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Stabilization Fund Earns Clean 2013 Audit
Tuesday, March 18, 2014 6:45 AM

The Temporary Corporate Credit Union Stabilization Fund has received a fifth consecutive clean-audit opinion, the National Credit Union Administration announces. KPMG LLP, the independent firm that audits the Stabilization Fund’s financial statements, issued an unmodified audit opinion with no reportable findings. The agency released the Stabilization Fund’s 2013 audited financial statements yesterday as well. The KPMG report and the Stabilization Fund’s financial statements are available online here.

“Congress created the Stabilization Fund in 2009, and an independent auditor has given NCUA a clean financial statement audit opinion every year since then,” NCUA Board Chairman Debbie Matz said. “KPMG’s latest report, following the Board’s announcement last November that we do not expect an assessment in 2014, demonstrates the agency’s planning and management are prudent and that we are maintaining transparency as we work to complete the resolution of the corporate credit union crisis.”

During 2013, the Stabilization Fund’s financial condition remained stable, maintaining sufficient available liquidity to meet its obligations while its deficit net position continued to decline. NCUA’s Chief Financial Officer will provide a detailed report at the March 20 Board meeting.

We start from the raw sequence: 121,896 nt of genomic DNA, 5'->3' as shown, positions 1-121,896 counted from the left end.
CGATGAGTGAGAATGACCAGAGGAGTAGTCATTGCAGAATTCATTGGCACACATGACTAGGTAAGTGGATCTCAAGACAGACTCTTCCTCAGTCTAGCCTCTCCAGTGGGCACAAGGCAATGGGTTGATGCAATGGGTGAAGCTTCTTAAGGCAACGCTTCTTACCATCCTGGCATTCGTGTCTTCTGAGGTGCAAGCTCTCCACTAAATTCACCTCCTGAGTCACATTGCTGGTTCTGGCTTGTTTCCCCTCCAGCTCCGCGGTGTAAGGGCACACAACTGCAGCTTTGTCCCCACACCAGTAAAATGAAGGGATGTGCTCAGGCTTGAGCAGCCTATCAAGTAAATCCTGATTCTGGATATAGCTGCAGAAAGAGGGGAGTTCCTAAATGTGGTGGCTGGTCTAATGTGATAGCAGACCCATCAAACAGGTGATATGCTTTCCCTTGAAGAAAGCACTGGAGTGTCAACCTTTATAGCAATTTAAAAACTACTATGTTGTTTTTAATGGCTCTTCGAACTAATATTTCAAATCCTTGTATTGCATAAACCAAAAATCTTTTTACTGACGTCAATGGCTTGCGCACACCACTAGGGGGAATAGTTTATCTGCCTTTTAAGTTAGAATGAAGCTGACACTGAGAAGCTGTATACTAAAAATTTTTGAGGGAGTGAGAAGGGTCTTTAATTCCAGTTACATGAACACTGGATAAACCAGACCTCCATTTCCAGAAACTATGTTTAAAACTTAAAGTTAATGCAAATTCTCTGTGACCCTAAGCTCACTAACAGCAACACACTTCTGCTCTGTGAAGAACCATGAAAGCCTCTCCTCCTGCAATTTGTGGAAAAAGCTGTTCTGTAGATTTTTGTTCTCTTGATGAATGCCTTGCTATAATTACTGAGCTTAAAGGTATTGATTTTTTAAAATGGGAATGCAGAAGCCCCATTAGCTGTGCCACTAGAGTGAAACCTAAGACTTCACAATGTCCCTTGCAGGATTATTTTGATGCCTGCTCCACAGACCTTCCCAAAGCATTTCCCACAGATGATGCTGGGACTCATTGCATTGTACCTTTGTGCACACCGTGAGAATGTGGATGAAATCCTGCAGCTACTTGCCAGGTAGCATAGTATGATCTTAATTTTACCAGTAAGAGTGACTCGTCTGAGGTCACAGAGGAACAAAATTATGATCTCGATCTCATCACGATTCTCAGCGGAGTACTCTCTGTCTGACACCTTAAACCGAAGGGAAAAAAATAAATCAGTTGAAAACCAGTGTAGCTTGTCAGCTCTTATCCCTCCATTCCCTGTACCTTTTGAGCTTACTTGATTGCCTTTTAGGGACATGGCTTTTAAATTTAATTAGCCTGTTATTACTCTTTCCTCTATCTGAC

The Stabilization Fund is a revolving fund in the U.S. Treasury that is managed by the NCUA Board. The Stabilization Fund gives NCUA the necessary flexibility to manage costs to the credit union system resulting from losses on troubled mortgage-backed securities purchased by five failed corporate credit unions that NCUA liquidated. It is currently scheduled to close in 2021.

With the 2013 Stabilization Fund audit complete, NCUA will soon update its two public website sections detailing Corporate System Resolution Costs and NCUA Guaranteed Notes Program information through the final quarter of 2013. NCUA will produce updated questions and answers covering final 2013 data on the total actual losses and implied write-downs on the failed corporates’ legacy assets and the most recent estimated loss projection ranges.